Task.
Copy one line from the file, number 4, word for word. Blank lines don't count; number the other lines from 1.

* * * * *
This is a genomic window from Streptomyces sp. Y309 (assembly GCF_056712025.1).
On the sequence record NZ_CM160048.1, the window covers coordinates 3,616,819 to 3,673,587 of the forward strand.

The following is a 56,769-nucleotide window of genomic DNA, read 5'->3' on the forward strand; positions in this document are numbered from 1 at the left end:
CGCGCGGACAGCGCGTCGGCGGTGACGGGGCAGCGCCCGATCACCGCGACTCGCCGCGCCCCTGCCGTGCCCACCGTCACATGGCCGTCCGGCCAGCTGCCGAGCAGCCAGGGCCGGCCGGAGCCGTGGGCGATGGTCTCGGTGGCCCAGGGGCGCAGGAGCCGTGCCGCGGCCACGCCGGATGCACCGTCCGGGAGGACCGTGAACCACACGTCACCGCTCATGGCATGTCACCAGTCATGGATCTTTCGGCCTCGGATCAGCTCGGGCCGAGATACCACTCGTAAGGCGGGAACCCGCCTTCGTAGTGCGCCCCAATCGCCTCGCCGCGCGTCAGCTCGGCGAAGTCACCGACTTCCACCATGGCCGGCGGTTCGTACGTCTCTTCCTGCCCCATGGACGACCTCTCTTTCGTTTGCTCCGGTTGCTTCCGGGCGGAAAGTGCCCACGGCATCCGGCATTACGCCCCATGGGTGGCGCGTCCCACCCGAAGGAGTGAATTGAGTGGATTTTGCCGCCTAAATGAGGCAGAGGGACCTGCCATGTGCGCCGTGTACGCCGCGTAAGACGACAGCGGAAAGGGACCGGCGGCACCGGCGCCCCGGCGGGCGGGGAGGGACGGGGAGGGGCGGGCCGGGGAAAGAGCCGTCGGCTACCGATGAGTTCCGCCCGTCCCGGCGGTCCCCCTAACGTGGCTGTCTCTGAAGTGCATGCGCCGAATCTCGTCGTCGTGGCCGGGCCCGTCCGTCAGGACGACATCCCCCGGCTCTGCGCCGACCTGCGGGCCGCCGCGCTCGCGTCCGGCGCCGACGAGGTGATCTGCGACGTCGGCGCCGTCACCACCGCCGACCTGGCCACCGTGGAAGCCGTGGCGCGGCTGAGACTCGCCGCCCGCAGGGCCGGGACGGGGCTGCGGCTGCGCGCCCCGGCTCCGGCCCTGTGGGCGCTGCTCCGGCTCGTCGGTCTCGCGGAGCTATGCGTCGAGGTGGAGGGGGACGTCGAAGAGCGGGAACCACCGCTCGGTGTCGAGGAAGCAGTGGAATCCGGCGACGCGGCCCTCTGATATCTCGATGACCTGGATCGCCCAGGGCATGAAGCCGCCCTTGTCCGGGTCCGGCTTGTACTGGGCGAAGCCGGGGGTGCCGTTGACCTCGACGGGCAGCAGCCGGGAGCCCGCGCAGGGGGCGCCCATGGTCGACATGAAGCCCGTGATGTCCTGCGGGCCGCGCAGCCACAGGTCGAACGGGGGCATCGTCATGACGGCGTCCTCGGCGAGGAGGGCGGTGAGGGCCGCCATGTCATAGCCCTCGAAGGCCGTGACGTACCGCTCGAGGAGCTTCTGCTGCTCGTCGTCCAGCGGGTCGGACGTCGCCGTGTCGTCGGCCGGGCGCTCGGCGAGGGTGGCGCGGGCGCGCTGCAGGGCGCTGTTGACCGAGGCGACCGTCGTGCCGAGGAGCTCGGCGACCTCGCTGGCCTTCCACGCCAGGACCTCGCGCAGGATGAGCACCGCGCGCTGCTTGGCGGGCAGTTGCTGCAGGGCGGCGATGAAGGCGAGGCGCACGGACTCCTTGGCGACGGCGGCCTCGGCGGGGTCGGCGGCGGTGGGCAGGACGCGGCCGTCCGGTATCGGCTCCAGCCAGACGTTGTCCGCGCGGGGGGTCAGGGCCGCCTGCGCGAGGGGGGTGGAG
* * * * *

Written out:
CGCGCGGACAGCGCGTCGGCGGTGACGGGGCAGCGCCCGATCACCGCGACTCGCCGCGCCCCTGCCGTGCCCACCGTCACATGGCCGTCCGGCCAGCTGCCGAGCAGCCAGGGCCGGCCGGAGCCGTGGGCGATGGTCTCGGTGGCCCAGGGGCGCAGGAGCCGTGCCGCGGCCACGCCGGATGCACCGTCCGGGAGGACCGTGAACCACACGTCACCGCTCATGGCATGTCACCAGTCATGGATCTTTCGGCCTCGGATCAGCTCGGGCCGAGATACCACTCGTAAGGCGGGAACCCGCCTTCGTAGTGCGCCCCAATCGCCTCGCCGCGCGTCAGCTCGGCGAAGTCACCGACTTCCACCATGGCCGGCGGTTCGTACGTCTCTTCCTGCCCCATGGACGACCTCTCTTTCGTTTGCTCCGGTTGCTTCCGGGCGGAAAGTGCCCACGGCATCCGGCATTACGCCCCATGGGTGGCGCGTCCCACCCGAAGGAGTGAATTGAGTGGATTTTGCCGCCTAAATGAGGCAGAGGGACCTGCCATGTGCGCCGTGTACGCCGCGTAAGACGACAGCGGAAAGGGACCGGCGGCACCGGCGCCCCGGCGGGCGGGGAGGGACGGGGAGGGGCGGGCCGGGGAAAGAGCCGTCGGCTACCGATGAGTTCCGCCCGTCCCGGCGGTCCCCCTAACGTGGCTGTCTCTGAAGTGCATGCGCCGAATCTCGTCGTCGTGGCCGGGCCCGTCCGTCAGGACGACATCCCCCGGCTCTGCGCCGACCTGCGGGCCGCCGCGCTCGCGTCCGGCGCCGACGAGGTGATCTGCGACGTCGGCGCCGTCACCACCGCCGACCTGGCCACCGTGGAAGCCGTGGCGCGGCTGAGACTCGCCGCCCGCAGGGCCGGGACGGGGCTGCGGCTGCGCGCCCCGGCTCCGGCCCTGTGGGCGCTGCTCCGGCTCGTCGGTCTCGCGGAGCTATGCGTCGAGGTGGAGGGGGACGTCGAAGAGCGGGAACCACCGCTCGGTGTCGAGGAAGCAGTGGAATCCGGCGACGCGGCCCTCTGATATCTCGATGACCTGGATCGCCCAGGGCATGAAGCCGCCCTTGTCCGGGTCCGGCTTGTACTGGGCGAAGCCGGGGGTGCCGTTGACCTCGACGGGCAGCAGCCGGGAGCCCGCGCAGGGGGCGCCCATGGTCGACATGAAGCCCGTGATGTCCTGCGGGCCGCGCAGCCACAGGTCGAACGGGGGCATCGTCATGACGGCGTCCTCGGCGAGGAGGGCGGTGAGGGCCGCCATGTCATAGCCCTCGAAGGCCGTGACGTACCGCTCGAGGAGCTTCTGCTGCTCGTCGTCCAGCGGGTCGGACGTCGCCGTGTCGTCGGCCGGGCGCTCGGCGAGGGTGGCGCGGGCGCGCTGCAGGGCGCTGTTGACCGAGGCGACCGTCGTGCCGAGGAGCTCGGCGACCTCGCTGGCCTTCCACGCCAGGACCTCGCGCAGGATGAGCACCGCGCGCTGCTTGGCGGGCAGTTGCTGCAGGGCGGCGATGAAGGCGAGGCGCACGGACTCCTTGGCGACGGCGGCCTCGGCGGGGTCGGCGGCGGTGGGCAGGACGCGGCCGTCCGGTATCGGCTCCAGCCAGACGTTGTCCGCGCGGGGGGTCAGGGCCGCCTGCGCGAGGGGGGTGGAG